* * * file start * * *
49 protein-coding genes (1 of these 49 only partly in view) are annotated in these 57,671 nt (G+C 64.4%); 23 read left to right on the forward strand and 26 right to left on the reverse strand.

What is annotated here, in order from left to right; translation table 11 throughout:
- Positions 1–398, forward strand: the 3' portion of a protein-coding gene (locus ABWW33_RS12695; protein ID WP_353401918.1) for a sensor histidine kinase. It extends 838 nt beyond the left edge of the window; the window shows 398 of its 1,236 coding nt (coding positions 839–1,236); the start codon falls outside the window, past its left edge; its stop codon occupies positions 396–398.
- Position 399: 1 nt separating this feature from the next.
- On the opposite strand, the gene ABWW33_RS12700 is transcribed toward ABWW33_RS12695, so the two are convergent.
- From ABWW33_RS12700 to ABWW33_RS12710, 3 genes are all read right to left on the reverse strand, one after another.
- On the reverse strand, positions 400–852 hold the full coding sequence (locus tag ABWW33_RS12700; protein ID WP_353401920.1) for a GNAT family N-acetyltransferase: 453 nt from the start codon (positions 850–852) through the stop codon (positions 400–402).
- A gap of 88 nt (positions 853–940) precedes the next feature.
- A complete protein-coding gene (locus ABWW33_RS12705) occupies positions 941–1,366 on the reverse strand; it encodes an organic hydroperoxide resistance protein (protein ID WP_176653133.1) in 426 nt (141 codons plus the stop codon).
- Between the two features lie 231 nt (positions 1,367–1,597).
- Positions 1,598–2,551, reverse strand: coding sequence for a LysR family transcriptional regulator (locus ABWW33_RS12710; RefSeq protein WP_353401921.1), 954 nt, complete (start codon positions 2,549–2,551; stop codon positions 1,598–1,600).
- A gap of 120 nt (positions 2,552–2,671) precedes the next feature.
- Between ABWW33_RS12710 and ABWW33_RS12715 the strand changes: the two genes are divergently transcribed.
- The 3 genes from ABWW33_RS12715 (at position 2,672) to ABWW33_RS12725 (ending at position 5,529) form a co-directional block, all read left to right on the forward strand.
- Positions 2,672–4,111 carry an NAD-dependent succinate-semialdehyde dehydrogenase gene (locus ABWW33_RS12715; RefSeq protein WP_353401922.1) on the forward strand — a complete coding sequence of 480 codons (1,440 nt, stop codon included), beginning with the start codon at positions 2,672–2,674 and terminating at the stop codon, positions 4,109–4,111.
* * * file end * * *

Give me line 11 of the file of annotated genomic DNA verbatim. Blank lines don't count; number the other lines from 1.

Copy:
- Positions 1,598–2,551, reverse strand: coding sequence for a LysR family transcriptional regulator (locus ABWW33_RS12710; RefSeq protein WP_353401921.1), 954 nt, complete (start codon positions 2,549–2,551; stop codon positions 1,598–1,600).